In a research note last week, Lazard Capital analyst Sanjay Shrestha said he is "even more convinced that the industry will go through consolidation/rationalization in the coming years given massive capacity additions. 

While it’s still uncertain how large the expected buying spree might be, and whether the acquisitions really will outpace the new startups popping up in thesolarsector, companies already have begun making key purchases and partnerships.

To name just a few examples, solar-panel maker SunPower bought Italian firm Solar Solutions in December, after buying U.S. solar integrator PowerLight in 2006, and semiconductor company Applied Materials in November announced it would buy Baccini, an Italian company that makes equipment for manufacturing crystalline silicon cells, after buying thin-film equipment manufacturer Applied Films Corp. in 2006.

Solar companies that aren’t tying the knot are joining partnerships. Melbourne, Australia-based Solar Systems said this week it had signed a $290 million partnership deal with Melbourne-based utility TRUenergy to build one of the world’s largest solar-power stations -- a 154-megawatt power plant costing $420 million in northern Victoria, in Australia.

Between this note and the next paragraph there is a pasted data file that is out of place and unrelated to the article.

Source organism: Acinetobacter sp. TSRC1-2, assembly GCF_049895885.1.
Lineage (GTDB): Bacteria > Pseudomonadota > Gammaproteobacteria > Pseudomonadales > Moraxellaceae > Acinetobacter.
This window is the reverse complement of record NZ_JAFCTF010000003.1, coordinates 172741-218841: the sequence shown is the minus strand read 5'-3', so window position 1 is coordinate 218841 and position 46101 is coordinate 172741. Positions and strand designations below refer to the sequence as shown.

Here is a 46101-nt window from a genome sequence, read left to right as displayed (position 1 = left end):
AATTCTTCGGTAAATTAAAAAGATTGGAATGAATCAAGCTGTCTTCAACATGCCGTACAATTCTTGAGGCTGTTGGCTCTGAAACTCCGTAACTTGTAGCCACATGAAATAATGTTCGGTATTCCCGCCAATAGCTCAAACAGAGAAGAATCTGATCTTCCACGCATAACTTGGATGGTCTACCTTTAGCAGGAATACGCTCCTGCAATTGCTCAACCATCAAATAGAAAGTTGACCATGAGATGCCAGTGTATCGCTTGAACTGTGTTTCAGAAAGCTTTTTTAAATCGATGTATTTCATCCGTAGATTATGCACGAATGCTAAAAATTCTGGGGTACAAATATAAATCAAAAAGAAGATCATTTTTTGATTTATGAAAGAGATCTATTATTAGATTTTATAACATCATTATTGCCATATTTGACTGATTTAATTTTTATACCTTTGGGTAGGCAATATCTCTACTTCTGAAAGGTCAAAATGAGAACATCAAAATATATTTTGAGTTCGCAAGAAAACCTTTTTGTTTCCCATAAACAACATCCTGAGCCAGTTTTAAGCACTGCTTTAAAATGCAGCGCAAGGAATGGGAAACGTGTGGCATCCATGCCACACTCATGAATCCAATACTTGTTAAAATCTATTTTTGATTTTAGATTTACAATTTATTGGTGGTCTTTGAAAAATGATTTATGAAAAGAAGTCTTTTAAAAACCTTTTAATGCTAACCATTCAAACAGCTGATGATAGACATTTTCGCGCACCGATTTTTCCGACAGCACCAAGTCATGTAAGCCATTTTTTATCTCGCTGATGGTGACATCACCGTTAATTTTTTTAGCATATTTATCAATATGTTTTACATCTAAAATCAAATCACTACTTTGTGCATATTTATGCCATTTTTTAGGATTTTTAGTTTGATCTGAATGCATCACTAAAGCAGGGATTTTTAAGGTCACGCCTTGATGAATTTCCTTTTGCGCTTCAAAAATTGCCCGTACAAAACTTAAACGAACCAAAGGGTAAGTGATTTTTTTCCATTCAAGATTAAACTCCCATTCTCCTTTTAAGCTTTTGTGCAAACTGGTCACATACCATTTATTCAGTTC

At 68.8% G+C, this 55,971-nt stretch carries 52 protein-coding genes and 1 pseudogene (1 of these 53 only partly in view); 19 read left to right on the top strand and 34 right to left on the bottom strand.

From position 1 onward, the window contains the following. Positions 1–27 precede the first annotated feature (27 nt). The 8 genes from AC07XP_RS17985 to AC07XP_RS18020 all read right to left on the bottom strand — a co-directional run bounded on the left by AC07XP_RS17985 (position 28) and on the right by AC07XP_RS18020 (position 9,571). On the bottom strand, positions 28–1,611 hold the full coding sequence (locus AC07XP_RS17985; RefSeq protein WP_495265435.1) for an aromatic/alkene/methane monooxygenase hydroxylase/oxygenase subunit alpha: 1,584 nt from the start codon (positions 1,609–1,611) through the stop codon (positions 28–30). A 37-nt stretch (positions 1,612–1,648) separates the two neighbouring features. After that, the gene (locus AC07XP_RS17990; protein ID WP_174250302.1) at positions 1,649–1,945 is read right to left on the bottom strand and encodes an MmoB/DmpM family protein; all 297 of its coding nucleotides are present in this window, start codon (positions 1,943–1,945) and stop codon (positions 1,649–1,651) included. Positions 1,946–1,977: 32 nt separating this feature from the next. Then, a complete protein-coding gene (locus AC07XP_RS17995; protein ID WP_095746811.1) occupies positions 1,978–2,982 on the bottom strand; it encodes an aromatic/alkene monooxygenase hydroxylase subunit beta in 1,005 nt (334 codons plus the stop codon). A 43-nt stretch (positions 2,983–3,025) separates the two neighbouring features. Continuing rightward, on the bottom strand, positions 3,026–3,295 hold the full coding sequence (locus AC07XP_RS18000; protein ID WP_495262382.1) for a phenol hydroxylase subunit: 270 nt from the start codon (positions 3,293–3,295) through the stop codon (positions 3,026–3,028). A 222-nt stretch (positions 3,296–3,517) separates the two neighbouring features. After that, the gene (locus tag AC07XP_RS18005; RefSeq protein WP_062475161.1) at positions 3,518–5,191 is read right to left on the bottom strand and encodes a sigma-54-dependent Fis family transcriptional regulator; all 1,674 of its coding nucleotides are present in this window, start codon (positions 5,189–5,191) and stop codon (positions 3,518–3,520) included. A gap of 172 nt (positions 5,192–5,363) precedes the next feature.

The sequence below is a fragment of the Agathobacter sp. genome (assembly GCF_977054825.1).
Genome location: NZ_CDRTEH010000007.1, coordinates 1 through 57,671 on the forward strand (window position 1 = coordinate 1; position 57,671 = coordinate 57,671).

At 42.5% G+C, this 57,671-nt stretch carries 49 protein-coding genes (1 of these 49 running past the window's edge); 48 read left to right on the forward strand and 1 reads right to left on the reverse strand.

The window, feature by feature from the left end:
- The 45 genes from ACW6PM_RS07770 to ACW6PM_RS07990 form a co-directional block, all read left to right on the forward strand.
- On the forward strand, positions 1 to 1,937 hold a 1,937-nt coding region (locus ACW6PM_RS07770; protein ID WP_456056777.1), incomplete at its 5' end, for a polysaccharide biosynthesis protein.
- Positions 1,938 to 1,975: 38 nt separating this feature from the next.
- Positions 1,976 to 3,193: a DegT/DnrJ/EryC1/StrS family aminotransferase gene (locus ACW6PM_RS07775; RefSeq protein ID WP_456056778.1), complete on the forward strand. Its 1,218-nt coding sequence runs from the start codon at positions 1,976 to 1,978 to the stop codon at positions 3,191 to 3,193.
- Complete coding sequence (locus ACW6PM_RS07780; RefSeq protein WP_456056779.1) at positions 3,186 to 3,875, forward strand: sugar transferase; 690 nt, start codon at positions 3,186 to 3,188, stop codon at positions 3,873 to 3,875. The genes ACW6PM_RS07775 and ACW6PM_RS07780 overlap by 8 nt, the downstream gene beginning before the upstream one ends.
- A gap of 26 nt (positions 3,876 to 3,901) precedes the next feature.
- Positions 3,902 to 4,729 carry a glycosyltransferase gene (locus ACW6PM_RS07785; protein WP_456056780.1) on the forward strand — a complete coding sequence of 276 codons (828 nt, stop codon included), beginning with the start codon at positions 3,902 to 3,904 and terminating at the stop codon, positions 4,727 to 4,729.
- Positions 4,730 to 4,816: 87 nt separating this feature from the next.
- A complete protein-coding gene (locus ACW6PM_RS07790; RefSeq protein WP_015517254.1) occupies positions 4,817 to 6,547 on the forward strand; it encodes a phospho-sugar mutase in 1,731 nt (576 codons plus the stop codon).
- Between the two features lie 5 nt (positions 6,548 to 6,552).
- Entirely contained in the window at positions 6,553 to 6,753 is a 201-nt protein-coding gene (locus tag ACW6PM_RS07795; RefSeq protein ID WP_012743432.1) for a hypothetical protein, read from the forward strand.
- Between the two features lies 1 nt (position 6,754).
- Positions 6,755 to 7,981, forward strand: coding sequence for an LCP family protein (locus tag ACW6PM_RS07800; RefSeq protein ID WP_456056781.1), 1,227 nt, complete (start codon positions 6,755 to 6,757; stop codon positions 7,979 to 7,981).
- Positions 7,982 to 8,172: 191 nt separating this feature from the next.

Hoku Materials (NSDQ: HOKU), which already signed a deal to sell solar-panel manufacturer Suntech Power Holdings (NYSE: STP) $678 million of silicon last year, "strengthened" its partnership with an investment. The private placement from Suntech and unnamed institutional investors totaled approximately $25 million.

And Sharp Corp. and Tokyo Electron earlier this month established a joint venture to commercialize plasma-deposition systems for silicon-based thin-film solar. 

Many of these acquisitions and partnerships are aimed at lowering costs (click here to continue to next section).